Even though I sell online it doesn’t mean I don’t still sell at markets/fairs, and just because I sell at markets/fairs doesn’t mean I do not sell online. I’ve diversified my selling portfolio because each “location” attracts a different crowd. And, selling online does not require as much effort/time and I don’t even need to find childcare. 🙂 However, I know of many vendors that have all of their “eggs” only in the craft fair basket.
Online Local Market
With my husband being a web developer and my knowledge of selling online and to the local community, we thought we could do more to help our community. A way to connect local businesses and local customers outside of one-time shopping events, and we created the Cedar Rapids Marketplace, an online marketplace website for our local community in Cedar Rapids, Iowa.
The Cedar Rapids Marketplace was created to make it easier for local businesses to get their products or services out there to our local community without much risk or investment (time and money) on their end. We wanted to help businesses tell their stories and share their products.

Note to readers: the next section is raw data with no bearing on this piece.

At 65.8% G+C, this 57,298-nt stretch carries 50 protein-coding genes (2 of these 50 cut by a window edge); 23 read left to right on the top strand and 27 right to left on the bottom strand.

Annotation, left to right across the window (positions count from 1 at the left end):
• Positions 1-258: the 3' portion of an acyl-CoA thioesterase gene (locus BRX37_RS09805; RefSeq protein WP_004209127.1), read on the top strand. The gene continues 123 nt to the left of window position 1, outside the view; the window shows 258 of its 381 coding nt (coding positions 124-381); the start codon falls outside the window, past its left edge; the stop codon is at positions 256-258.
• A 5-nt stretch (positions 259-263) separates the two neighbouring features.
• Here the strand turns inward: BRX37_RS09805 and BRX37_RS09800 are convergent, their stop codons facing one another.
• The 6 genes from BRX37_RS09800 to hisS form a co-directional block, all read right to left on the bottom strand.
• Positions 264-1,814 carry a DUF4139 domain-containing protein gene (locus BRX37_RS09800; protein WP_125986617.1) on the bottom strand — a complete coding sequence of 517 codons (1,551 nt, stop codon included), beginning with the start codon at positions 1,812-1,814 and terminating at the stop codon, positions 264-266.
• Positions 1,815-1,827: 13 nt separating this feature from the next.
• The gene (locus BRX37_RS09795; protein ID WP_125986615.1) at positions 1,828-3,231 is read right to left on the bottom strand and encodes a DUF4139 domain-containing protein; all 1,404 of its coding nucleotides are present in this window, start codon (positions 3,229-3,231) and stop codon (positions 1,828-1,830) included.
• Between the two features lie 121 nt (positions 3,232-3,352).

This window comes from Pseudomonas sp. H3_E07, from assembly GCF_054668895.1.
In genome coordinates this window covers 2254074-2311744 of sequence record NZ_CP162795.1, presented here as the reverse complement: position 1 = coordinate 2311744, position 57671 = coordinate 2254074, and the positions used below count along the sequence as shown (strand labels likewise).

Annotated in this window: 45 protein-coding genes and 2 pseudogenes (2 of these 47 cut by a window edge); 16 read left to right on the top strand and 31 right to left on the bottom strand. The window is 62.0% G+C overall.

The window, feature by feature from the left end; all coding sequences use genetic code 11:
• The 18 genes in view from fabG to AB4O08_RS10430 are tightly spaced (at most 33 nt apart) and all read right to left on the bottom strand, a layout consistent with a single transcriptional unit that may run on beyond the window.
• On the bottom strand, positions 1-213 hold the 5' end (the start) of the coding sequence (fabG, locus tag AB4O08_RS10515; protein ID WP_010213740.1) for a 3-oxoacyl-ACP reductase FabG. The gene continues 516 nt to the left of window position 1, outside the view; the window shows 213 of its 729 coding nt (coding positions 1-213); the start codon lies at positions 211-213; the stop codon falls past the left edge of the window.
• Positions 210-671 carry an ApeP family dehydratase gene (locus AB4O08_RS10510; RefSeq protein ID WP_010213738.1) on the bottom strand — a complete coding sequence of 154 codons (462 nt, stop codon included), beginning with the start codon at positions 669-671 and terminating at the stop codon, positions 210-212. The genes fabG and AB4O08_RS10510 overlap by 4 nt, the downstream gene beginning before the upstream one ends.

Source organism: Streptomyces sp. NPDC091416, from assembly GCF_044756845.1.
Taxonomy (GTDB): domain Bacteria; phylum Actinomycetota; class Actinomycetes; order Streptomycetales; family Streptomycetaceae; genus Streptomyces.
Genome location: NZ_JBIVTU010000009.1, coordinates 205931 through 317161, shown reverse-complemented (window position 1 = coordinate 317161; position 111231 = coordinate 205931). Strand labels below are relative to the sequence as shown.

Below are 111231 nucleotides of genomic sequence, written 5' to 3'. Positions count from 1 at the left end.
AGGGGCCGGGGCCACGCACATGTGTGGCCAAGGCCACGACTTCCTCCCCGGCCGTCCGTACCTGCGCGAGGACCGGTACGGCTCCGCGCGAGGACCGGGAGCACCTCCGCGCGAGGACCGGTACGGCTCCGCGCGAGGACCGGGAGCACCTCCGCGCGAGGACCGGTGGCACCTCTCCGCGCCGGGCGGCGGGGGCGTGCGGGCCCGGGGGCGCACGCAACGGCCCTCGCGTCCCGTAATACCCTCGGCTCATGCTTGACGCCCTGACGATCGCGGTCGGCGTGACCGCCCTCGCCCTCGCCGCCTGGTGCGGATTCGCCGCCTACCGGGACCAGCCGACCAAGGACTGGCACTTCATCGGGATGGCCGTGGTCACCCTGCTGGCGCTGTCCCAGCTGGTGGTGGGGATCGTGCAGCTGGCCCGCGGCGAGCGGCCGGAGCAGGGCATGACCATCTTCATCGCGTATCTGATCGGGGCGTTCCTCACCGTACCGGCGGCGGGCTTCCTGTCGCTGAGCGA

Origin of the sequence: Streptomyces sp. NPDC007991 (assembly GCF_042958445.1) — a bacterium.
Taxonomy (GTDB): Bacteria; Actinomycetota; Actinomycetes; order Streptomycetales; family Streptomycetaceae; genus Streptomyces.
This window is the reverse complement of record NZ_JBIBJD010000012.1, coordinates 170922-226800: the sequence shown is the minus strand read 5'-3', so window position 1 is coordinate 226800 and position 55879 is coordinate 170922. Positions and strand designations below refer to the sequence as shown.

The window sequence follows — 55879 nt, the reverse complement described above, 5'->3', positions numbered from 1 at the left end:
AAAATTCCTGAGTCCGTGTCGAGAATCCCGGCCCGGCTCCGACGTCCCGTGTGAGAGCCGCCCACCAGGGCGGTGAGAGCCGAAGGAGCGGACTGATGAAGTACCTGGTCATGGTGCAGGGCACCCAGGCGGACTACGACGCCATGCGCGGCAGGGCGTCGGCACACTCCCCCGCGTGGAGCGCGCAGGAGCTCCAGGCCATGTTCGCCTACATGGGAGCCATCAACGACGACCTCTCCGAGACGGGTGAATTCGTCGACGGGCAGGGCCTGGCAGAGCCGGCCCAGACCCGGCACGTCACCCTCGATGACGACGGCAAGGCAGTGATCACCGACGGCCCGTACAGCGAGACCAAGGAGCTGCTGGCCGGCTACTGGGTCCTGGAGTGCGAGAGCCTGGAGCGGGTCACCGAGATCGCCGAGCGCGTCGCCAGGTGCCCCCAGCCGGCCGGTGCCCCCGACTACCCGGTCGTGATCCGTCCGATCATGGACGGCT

We also wanted our community to be able to shop from local businesses without having to head out to every local store, craft fair, or market. We wanted a way for those that are dedicated online shoppers to find a way to support local businesses with just a few clicks of their mouse.
ShopWhereILive.com Was Born in 2018
After a year and a half of building, testing, and improving the Cedar Rapids Marketplace we joined the Iowa Startup Accelerator in order to take our local marketplace platform to more cities, and Shop Where I Live was born.
What is even more exciting for us is that it is more than just the original craft products we started with. We now work with retail business owners, service providers, independent distributors and more. We helping many businesses in communities all over sell their handmade items, retail products, services, events, and more, online together.
ShopWherILive.com- Where Main Street Meets the Internet!